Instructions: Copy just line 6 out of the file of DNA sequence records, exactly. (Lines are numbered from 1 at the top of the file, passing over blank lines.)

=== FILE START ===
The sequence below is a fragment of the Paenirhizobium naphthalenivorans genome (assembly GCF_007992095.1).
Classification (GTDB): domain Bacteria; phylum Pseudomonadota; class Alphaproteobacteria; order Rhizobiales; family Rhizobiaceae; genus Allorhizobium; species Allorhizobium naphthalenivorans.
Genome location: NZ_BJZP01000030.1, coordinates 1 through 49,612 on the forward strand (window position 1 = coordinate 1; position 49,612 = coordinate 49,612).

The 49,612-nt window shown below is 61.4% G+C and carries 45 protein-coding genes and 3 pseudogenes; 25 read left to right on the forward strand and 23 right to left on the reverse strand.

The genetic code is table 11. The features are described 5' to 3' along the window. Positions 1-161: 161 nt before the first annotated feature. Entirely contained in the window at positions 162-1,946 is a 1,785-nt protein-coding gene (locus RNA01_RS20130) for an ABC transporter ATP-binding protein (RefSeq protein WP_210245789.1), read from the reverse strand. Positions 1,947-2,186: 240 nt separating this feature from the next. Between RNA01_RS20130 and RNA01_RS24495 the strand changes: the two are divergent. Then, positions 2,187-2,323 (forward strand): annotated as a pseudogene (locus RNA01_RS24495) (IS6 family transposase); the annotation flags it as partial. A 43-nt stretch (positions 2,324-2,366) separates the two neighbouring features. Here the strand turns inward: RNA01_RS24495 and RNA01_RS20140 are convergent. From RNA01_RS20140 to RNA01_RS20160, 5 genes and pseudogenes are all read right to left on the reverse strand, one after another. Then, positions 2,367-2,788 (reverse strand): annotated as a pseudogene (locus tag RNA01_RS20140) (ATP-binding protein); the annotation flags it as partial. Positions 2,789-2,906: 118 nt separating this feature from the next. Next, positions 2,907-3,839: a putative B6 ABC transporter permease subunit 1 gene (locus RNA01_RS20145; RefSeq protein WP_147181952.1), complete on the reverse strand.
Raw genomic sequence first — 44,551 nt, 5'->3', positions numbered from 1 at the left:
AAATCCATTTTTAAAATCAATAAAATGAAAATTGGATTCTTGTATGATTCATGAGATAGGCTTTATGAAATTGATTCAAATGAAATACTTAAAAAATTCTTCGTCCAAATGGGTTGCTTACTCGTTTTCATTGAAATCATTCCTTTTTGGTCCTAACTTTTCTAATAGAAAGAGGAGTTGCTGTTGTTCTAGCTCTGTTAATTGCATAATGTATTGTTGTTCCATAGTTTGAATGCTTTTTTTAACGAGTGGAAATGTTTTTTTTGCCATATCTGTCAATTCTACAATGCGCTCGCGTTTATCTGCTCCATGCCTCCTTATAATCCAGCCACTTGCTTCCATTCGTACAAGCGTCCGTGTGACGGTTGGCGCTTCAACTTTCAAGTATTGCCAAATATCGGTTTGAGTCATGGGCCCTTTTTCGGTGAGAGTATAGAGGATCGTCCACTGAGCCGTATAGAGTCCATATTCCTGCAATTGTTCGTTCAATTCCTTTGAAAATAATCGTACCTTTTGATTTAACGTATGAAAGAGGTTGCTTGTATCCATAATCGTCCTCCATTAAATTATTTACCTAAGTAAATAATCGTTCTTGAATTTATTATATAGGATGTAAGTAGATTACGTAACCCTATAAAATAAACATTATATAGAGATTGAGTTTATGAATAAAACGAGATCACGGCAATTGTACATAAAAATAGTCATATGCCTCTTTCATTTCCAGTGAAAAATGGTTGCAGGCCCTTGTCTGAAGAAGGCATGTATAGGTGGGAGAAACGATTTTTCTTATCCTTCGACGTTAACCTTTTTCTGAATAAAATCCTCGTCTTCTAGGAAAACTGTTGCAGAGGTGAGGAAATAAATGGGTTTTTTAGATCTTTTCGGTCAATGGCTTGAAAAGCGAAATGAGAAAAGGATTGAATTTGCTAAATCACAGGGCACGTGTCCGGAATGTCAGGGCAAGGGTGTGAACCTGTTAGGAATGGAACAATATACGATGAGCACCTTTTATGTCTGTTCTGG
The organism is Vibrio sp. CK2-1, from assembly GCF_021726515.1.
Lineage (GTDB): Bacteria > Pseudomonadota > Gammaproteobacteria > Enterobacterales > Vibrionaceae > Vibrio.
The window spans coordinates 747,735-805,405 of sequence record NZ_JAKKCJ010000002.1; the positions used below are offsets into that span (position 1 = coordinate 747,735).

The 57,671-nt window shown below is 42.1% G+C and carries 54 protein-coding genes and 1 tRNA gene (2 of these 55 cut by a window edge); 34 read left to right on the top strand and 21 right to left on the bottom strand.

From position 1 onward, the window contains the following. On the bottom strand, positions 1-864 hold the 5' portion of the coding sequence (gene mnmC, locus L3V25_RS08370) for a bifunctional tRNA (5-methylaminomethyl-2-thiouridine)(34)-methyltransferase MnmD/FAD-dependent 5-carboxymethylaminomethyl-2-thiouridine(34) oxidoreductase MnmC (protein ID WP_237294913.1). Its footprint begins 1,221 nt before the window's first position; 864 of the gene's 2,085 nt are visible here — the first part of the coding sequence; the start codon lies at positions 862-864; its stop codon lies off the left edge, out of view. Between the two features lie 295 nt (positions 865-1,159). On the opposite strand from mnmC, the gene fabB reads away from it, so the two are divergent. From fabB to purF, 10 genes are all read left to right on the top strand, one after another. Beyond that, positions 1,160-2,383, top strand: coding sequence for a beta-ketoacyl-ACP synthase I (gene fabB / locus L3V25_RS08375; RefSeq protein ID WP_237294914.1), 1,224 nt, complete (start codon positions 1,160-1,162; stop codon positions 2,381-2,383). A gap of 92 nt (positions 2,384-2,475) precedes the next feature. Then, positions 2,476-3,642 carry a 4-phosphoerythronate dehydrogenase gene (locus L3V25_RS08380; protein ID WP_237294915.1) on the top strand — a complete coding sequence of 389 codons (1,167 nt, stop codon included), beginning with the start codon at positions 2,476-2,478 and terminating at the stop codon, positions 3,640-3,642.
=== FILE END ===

Raw genomic sequence first — 44,551 nt, 5'->3', positions numbered from 1 at the left: